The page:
Language and Culture: Is There A Connection?

FROM THE LECTURE SERIES: The Story of Human Language

By John McWhorter, Ph.D., Columbia University

The way languages are configured, and the way languages change through time, is based on and indexed to the culture of the speakers. Is this true? Read on to understand the relation between language and culture.

Image of world map made of speech bubbles.
Language changes, transforms, and grows on its own, unconnected from culture. (Image: Qvasimodo art/Shutterstock)

It is natural that language interests people based on how it is connected to the culture or the psychology of the people who are using it. Culture is interesting, but language is actually something which in most ways is separate from culture. So there’s an intersection between language and culture that one can study.

Learn more about when language began.

Sapir-Whorf hypothesis

Many anthropologists have yielded wonderful insights from the intersection between language and culture. But language has a way of morphing, changing, abbreviating, transforming, and overgrowing on its own, unconnected from culture. It is not something that is indexed to culture.

Despite the fact that this is a leading paradigm in much cultural study, and is always considered promising, it is important to stay warned against is what is generally called the Sapir-Whorf hypothesis.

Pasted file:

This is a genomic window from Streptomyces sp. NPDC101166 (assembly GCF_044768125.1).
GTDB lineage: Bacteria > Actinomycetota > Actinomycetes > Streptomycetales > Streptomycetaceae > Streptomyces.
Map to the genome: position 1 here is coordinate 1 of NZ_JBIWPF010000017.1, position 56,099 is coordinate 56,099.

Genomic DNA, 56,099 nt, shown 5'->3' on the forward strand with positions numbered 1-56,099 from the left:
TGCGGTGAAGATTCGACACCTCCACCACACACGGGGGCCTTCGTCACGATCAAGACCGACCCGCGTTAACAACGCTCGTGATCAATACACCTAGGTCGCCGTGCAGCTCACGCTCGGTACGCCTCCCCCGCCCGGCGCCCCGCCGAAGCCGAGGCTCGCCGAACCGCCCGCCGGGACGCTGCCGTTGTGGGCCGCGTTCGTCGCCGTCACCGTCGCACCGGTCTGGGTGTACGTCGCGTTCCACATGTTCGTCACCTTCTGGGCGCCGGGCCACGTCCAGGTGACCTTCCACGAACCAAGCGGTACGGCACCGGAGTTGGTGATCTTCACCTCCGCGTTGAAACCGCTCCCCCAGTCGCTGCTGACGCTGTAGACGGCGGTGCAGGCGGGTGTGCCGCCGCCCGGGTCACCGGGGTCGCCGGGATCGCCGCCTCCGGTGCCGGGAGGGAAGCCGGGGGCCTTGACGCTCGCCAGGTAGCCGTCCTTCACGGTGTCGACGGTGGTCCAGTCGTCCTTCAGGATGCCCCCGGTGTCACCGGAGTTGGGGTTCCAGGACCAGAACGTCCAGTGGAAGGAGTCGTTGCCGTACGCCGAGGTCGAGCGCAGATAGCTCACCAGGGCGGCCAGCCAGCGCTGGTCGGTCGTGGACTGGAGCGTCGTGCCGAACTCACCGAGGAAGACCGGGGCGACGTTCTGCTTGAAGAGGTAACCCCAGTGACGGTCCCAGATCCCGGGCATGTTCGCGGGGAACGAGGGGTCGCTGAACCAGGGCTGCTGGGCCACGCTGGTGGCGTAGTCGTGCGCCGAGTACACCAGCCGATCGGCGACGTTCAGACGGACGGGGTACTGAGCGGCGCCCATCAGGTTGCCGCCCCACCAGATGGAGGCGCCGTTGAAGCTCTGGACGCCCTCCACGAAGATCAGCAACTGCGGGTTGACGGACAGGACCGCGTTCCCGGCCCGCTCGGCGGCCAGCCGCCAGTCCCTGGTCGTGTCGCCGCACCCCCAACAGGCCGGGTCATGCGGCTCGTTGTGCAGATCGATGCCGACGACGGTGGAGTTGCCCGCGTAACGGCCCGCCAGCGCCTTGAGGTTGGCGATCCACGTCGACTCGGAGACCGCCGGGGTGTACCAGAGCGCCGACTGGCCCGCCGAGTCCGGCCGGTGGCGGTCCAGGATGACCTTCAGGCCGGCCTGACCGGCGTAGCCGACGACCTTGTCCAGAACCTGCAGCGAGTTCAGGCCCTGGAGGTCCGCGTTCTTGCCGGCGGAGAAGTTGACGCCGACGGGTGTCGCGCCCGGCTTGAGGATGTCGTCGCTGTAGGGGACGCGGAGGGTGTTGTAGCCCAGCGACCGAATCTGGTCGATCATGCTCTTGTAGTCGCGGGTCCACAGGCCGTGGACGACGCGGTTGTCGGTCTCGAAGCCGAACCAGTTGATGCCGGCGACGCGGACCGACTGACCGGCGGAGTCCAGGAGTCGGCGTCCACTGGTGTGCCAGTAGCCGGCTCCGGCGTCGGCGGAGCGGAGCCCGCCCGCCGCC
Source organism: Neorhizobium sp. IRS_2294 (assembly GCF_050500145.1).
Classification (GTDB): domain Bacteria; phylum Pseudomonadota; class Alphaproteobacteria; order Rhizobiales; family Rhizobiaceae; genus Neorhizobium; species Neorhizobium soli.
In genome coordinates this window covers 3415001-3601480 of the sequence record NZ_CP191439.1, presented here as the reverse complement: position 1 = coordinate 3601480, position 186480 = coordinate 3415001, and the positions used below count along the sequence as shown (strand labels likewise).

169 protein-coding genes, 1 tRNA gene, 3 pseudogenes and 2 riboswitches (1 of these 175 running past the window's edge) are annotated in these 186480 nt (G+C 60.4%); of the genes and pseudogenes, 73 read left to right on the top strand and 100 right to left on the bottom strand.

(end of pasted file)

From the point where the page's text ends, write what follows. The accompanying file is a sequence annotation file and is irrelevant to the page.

This is named after Benjamin Lee Whorf, who actually was an amateur linguist, and formulated this most explicitly in the 1930s, based on work with his mentor– the linguist Edward Sapir. The basic insight of Whorf, or the basic hypothesis of Whorf, is that the structure of our grammar channels the way that we think.

Proof of the hypothesis

As intriguing as this notion is, and as particularly intriguing as it has become in the current era, when there is a lot of interest in diversity, it really has never been proven in any serious way. In fact, it is a surmise rather than something that has actually been demonstrated.

If one looks at the studies that have been aimed at the issue, until very recently, they were extremely unpromising, and even today, they don’t really square in any way with what Whorf was saying.

This is a transcript from the video series The Story of Human Language. Watch it now, on The Great Courses Plus.

SAE Languages vs Hopi

Image of a Hopi woman in traditional clothing.
Hopi is the language of the Hopi Native Americans. (Image: Unknown/Public domain)

Whorf’s hypothesis was based most prominently on differences that he observed between languages, like English, and he called English part of something called Standard Average European (SAE), and Hopi, the language of the Hopi Native Americans.